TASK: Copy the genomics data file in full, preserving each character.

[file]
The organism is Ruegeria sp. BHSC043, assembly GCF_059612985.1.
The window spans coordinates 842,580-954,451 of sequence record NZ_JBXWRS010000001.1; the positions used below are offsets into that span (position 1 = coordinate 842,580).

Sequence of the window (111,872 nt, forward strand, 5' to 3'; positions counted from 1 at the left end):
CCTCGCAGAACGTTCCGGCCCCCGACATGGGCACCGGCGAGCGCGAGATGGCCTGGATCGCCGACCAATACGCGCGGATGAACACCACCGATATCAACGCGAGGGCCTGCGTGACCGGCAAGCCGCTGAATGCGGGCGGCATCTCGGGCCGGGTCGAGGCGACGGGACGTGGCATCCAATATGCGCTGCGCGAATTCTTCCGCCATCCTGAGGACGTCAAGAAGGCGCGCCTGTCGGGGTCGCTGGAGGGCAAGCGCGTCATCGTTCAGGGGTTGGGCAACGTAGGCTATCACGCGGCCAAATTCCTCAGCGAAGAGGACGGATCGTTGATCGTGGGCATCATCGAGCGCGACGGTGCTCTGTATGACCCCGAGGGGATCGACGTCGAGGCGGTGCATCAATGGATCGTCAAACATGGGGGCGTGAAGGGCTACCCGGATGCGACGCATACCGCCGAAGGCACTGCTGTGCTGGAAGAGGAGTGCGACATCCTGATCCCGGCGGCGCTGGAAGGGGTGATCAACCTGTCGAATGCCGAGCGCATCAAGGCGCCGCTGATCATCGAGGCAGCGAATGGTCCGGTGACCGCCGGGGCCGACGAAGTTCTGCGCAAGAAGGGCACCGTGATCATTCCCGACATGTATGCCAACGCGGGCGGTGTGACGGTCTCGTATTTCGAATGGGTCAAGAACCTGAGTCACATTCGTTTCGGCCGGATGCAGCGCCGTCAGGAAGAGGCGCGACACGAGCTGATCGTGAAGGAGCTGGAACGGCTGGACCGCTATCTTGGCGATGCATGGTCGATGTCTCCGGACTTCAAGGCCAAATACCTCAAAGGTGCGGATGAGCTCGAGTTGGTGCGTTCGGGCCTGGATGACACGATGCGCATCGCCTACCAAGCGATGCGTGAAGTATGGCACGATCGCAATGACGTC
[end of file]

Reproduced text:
The organism is Ruegeria sp. BHSC043, assembly GCF_059612985.1.
The window spans coordinates 842,580-954,451 of sequence record NZ_JBXWRS010000001.1; the positions used below are offsets into that span (position 1 = coordinate 842,580).

Sequence of the window (111,872 nt, forward strand, 5' to 3'; positions counted from 1 at the left end):
CCTCGCAGAACGTTCCGGCCCCCGACATGGGCACCGGCGAGCGCGAGATGGCCTGGATCGCCGACCAATACGCGCGGATGAACACCACCGATATCAACGCGAGGGCCTGCGTGACCGGCAAGCCGCTGAATGCGGGCGGCATCTCGGGCCGGGTCGAGGCGACGGGACGTGGCATCCAATATGCGCTGCGCGAATTCTTCCGCCATCCTGAGGACGTCAAGAAGGCGCGCCTGTCGGGGTCGCTGGAGGGCAAGCGCGTCATCGTTCAGGGGTTGGGCAACGTAGGCTATCACGCGGCCAAATTCCTCAGCGAAGAGGACGGATCGTTGATCGTGGGCATCATCGAGCGCGACGGTGCTCTGTATGACCCCGAGGGGATCGACGTCGAGGCGGTGCATCAATGGATCGTCAAACATGGGGGCGTGAAGGGCTACCCGGATGCGACGCATACCGCCGAAGGCACTGCTGTGCTGGAAGAGGAGTGCGACATCCTGATCCCGGCGGCGCTGGAAGGGGTGATCAACCTGTCGAATGCCGAGCGCATCAAGGCGCCGCTGATCATCGAGGCAGCGAATGGTCCGGTGACCGCCGGGGCCGACGAAGTTCTGCGCAAGAAGGGCACCGTGATCATTCCCGACATGTATGCCAACGCGGGCGGTGTGACGGTCTCGTATTTCGAATGGGTCAAGAACCTGAGTCACATTCGTTTCGGCCGGATGCAGCGCCGTCAGGAAGAGGCGCGACACGAGCTGATCGTGAAGGAGCTGGAACGGCTGGACCGCTATCTTGGCGATGCATGGTCGATGTCTCCGGACTTCAAGGCCAAATACCTCAAAGGTGCGGATGAGCTCGAGTTGGTGCGTTCGGGCCTGGATGACACGATGCGCATCGCCTACCAAGCGATGCGTGAAGTATGGCACGATCGCAATGACGTC